MONDO EXTRAS

Camelot? Well...Not Really.

by Omar G December 15, 2003
The Reagans, Part II

The year was "1982." Al Haig got shitcanned. Homeless demonstrators were poor, but they had enough money to buy posterboard and make signs demanding homes. Not "holmes." Just homes. A limo pulls up to a black-tie event as the protestors yell for a nice 3-bedroom, 2-bath townhouse with a covered patio near good schools. Nancy and Ron emerge from the limo all dressed up as somebody yells about "Queen Nancy" and her $250,000 china. They ask if the food tastes good on that. Another guy -- this one in a wheelchair -- yells that Nancy's dress could feed him for the rest of his life. It depends on how much fiber is in the fabric.

Inside, it's the Gridiron show. (It's not just a Washington thing, either. Lots of journalists' organizations all over the country put on shows like this. We had one in Austin for a while, but I think people got too stressed about it and they stopped doing it.) Inside, an announcer tells the crowd that the Gridiron has been a tradition for more than a hundred years. The speaker -- who's trying awfully hard to look like Mark Twain -- says that tonight they'll roast the most powerful person in town...and her husband. Rimshot! Hey-yo! Nancy and Ronnie are at a table, and they laugh along with the crowd. Poor Man's Mark Twain says the club's motto is, "We may singe, but we never burn." Well, it's better to singe than to shoot yourself in the head, I guess. Much applause and laughter. Ronnie leans over to Nancy and tells Mommy that he thinks this is going to be the most elegant lynching they've been to in a while. Nancy doesn't look thrilled to be there.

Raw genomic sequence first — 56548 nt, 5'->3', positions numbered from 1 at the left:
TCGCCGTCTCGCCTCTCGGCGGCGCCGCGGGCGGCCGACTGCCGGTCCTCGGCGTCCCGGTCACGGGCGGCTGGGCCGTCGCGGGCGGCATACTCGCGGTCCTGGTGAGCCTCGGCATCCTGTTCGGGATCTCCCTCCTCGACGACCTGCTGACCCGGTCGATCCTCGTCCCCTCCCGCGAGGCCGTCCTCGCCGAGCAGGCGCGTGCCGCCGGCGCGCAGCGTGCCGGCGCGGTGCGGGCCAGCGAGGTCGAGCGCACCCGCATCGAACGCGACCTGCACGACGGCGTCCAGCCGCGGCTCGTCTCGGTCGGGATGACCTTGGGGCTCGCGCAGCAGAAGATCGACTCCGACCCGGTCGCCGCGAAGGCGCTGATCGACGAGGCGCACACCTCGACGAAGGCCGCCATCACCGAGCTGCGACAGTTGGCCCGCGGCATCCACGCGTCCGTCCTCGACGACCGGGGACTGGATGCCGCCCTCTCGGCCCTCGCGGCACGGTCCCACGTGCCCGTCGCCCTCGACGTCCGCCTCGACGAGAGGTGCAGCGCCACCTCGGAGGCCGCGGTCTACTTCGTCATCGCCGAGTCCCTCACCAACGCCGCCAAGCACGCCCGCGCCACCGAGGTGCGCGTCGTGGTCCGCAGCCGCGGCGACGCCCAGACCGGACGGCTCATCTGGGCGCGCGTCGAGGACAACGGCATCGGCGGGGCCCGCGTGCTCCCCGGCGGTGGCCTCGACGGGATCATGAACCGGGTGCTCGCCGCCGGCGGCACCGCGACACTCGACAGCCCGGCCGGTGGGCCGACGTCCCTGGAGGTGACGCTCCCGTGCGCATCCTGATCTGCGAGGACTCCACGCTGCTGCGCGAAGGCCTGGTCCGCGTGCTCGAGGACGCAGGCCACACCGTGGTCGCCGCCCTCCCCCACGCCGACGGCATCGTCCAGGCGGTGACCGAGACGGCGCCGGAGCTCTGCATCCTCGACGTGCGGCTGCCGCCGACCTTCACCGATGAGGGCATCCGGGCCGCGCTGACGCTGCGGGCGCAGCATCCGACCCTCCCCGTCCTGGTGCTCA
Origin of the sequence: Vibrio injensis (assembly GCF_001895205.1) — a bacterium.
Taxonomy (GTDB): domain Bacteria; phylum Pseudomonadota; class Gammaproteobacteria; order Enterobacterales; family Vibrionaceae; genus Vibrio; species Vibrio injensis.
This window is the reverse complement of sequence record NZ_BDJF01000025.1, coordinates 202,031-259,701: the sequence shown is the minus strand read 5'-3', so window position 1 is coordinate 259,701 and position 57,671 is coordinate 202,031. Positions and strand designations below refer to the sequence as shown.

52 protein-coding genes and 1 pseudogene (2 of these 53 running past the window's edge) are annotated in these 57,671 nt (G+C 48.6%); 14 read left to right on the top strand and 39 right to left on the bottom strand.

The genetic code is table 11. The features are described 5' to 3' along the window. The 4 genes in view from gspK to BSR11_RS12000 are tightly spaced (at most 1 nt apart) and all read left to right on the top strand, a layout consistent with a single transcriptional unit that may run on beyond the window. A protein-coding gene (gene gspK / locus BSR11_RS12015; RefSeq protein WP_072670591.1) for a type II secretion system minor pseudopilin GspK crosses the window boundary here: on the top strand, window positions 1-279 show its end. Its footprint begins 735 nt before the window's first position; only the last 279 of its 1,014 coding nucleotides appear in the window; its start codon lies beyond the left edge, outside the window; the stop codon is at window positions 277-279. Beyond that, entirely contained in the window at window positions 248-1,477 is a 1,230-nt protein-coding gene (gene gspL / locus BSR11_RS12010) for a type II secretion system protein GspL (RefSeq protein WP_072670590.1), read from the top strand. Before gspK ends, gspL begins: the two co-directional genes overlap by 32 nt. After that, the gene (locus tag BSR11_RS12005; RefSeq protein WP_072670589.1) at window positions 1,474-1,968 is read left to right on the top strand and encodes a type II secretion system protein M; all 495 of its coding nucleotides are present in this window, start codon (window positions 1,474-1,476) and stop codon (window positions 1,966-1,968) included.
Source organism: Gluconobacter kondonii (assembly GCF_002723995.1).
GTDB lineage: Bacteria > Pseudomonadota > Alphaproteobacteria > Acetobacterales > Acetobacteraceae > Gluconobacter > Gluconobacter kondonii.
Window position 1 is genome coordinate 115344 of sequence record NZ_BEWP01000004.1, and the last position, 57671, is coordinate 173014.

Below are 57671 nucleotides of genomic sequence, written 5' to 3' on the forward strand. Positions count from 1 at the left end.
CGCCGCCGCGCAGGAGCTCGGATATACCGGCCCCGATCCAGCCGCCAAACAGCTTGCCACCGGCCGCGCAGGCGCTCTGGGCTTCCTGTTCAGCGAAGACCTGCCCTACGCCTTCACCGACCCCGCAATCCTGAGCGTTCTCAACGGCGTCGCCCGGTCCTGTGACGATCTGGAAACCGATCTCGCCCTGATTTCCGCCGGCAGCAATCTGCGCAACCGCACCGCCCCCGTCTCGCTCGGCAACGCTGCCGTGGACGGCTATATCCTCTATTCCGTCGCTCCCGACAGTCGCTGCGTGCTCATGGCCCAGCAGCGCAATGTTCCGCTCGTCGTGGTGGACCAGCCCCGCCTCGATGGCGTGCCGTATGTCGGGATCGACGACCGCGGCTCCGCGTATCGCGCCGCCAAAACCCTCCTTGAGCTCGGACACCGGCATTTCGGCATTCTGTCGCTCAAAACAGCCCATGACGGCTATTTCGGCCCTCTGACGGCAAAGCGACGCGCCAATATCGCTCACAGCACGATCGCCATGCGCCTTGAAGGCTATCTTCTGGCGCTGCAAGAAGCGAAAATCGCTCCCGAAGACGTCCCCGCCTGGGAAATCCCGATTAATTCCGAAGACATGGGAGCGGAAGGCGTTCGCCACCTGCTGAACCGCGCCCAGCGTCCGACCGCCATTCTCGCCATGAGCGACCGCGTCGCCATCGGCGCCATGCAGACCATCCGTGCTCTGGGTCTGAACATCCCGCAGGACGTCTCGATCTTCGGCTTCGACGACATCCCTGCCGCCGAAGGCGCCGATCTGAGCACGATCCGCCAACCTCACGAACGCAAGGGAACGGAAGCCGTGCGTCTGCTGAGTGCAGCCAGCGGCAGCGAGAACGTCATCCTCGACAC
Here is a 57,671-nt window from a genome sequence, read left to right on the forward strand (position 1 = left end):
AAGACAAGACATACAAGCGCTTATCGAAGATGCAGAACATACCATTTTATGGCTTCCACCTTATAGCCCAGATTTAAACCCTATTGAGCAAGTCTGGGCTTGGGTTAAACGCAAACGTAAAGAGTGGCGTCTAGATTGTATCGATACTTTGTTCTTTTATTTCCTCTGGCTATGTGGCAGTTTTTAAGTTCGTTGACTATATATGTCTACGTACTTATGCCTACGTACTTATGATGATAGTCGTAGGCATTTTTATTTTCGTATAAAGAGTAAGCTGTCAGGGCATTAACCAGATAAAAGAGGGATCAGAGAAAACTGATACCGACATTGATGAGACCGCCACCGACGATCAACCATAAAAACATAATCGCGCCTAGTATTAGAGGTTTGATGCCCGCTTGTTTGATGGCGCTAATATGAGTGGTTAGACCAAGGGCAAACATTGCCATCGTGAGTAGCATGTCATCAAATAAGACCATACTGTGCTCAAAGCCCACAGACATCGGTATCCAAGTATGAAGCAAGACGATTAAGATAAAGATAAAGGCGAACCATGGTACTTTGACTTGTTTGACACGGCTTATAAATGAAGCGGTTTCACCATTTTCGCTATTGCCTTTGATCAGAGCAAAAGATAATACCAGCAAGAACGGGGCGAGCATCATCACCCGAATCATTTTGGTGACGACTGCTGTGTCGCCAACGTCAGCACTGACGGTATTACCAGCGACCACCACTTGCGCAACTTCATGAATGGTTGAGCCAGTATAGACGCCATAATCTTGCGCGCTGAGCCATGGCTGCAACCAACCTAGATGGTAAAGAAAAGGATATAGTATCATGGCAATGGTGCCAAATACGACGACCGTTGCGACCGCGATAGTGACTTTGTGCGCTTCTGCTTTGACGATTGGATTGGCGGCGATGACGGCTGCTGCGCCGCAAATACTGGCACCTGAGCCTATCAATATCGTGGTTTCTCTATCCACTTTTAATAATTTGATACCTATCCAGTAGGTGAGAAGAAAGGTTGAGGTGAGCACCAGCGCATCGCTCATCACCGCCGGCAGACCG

Jump fade to later in the evening. A cross-dresser wears a red dress, a crown, and pearls, and sits on a throne as racks of clothes are separated to reveal the tableau. The faux-Nancy has on tons of jewelry and makeup. She does the Queen of England wave. Nancy seethes as everyone applauds. The song this Nancy sings goes, "Secondhand clothes, I give my secondhand clothes, to museum collectors and traveling shows." Nancy stands up suddenly and starts to walk out. "They were oh so happy that they goooooot them...." Ed Meese's wife asks Ronnie where Nancy's going. Ronnie thinks she's going to the bathroom. Nancy makes a big production out of walking through the crowd and toward the exit as faux-Nancy on stage sings about the old clothes being saggy at the bottom. Nancy even shoulders past some poor guy trying to walk down the aisle back to his seat. The crowned singer rattles off the names of famous designers. "Ronald Reagan's mother's going strictly first class!" the song continues. Much laughter and applause. While his wife is getting reamed, Ronnie seems to be having a great old time. More singing: welfare, coiffed hair, you get the gist. It's no Monica the Musical!, that's for sure. "Secondhand clothes..." the song starts up again, but this time there's another voice. Hey, it's Nancy! And she's wearing some dowdy duds, and she enters stage left and joins the performer on stage. Nancy gets a standing ovation from the stunned crowd as she belts it out. Are you sure this isn't the Judy Garland movie? Nancy's really hamming it up. She even brings out one of her gay designers to hand her a serving plate. "The china is the only thing that's new," she sings. I seriously just can't picture the real Nancy Reagan doing this. ["It really did happen, though." -- Wing Chun] The punchline after a line about a sewing machine is, "I sure hope Ed Meese sews." Ed Meese loves it. He just peed himself. Nancy shatters the dish on stage. Nancy stage-bows, and all the reporters love her. She sashays off stage. Oh, wait. Another curtain call. "Washington loves you, Nancy!" yells Wannabe Mark Twain. Nancy blows him a kiss.

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Camelot? Well...Not Really.